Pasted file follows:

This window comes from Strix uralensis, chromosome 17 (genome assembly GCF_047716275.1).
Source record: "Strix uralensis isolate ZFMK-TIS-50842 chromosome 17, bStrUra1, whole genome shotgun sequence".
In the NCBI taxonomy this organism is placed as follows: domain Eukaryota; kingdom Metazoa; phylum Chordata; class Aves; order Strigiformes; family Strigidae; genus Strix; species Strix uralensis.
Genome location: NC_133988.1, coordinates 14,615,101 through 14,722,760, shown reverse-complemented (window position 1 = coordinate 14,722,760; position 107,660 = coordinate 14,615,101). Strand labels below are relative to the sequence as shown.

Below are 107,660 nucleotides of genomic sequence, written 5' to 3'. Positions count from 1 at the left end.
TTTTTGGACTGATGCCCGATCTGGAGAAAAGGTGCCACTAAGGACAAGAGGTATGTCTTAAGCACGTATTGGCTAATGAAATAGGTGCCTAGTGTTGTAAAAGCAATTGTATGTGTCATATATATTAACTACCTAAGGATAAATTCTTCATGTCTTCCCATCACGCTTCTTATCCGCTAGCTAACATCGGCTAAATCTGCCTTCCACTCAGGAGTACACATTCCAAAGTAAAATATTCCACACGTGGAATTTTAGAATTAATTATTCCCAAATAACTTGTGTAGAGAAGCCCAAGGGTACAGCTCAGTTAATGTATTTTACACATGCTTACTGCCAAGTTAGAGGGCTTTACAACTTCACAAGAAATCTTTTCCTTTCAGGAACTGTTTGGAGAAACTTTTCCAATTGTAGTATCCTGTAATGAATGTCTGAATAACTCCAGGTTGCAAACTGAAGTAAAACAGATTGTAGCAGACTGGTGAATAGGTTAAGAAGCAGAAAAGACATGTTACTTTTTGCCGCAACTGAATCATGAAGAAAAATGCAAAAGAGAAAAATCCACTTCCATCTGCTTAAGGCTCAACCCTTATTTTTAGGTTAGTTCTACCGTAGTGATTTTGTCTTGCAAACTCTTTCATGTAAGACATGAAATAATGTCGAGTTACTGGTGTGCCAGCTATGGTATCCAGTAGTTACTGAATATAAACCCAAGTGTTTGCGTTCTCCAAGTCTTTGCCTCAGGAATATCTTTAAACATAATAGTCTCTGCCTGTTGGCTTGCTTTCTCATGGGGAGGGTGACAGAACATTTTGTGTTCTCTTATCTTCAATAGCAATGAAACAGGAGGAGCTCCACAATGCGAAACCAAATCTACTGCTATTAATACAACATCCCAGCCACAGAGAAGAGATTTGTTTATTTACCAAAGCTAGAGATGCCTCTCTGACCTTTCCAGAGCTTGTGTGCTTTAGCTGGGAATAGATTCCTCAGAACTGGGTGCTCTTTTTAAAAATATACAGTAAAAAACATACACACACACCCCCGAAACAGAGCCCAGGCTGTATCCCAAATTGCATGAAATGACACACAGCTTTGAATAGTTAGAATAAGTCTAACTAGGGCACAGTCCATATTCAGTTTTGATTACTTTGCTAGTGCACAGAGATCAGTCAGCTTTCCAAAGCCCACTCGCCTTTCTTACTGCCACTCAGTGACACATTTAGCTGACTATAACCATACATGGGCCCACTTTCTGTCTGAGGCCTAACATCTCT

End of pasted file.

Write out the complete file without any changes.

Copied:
This window comes from Strix uralensis, chromosome 17 (genome assembly GCF_047716275.1).
Source record: "Strix uralensis isolate ZFMK-TIS-50842 chromosome 17, bStrUra1, whole genome shotgun sequence".
In the NCBI taxonomy this organism is placed as follows: domain Eukaryota; kingdom Metazoa; phylum Chordata; class Aves; order Strigiformes; family Strigidae; genus Strix; species Strix uralensis.
Genome location: NC_133988.1, coordinates 14,615,101 through 14,722,760, shown reverse-complemented (window position 1 = coordinate 14,722,760; position 107,660 = coordinate 14,615,101). Strand labels below are relative to the sequence as shown.

Below are 107,660 nucleotides of genomic sequence, written 5' to 3'. Positions count from 1 at the left end.
TTTTTGGACTGATGCCCGATCTGGAGAAAAGGTGCCACTAAGGACAAGAGGTATGTCTTAAGCACGTATTGGCTAATGAAATAGGTGCCTAGTGTTGTAAAAGCAATTGTATGTGTCATATATATTAACTACCTAAGGATAAATTCTTCATGTCTTCCCATCACGCTTCTTATCCGCTAGCTAACATCGGCTAAATCTGCCTTCCACTCAGGAGTACACATTCCAAAGTAAAATATTCCACACGTGGAATTTTAGAATTAATTATTCCCAAATAACTTGTGTAGAGAAGCCCAAGGGTACAGCTCAGTTAATGTATTTTACACATGCTTACTGCCAAGTTAGAGGGCTTTACAACTTCACAAGAAATCTTTTCCTTTCAGGAACTGTTTGGAGAAACTTTTCCAATTGTAGTATCCTGTAATGAATGTCTGAATAACTCCAGGTTGCAAACTGAAGTAAAACAGATTGTAGCAGACTGGTGAATAGGTTAAGAAGCAGAAAAGACATGTTACTTTTTGCCGCAACTGAATCATGAAGAAAAATGCAAAAGAGAAAAATCCACTTCCATCTGCTTAAGGCTCAACCCTTATTTTTAGGTTAGTTCTACCGTAGTGATTTTGTCTTGCAAACTCTTTCATGTAAGACATGAAATAATGTCGAGTTACTGGTGTGCCAGCTATGGTATCCAGTAGTTACTGAATATAAACCCAAGTGTTTGCGTTCTCCAAGTCTTTGCCTCAGGAATATCTTTAAACATAATAGTCTCTGCCTGTTGGCTTGCTTTCTCATGGGGAGGGTGACAGAACATTTTGTGTTCTCTTATCTTCAATAGCAATGAAACAGGAGGAGCTCCACAATGCGAAACCAAATCTACTGCTATTAATACAACATCCCAGCCACAGAGAAGAGATTTGTTTATTTACCAAAGCTAGAGATGCCTCTCTGACCTTTCCAGAGCTTGTGTGCTTTAGCTGGGAATAGATTCCTCAGAACTGGGTGCTCTTTTTAAAAATATACAGTAAAAAACATACACACACACCCCCGAAACAGAGCCCAGGCTGTATCCCAAATTGCATGAAATGACACACAGCTTTGAATAGTTAGAATAAGTCTAACTAGGGCACAGTCCATATTCAGTTTTGATTACTTTGCTAGTGCACAGAGATCAGTCAGCTTTCCAAAGCCCACTCGCCTTTCTTACTGCCACTCAGTGACACATTTAGCTGACTATAACCATACATGGGCCCACTTTCTGTCTGAGGCCTAACATCTCT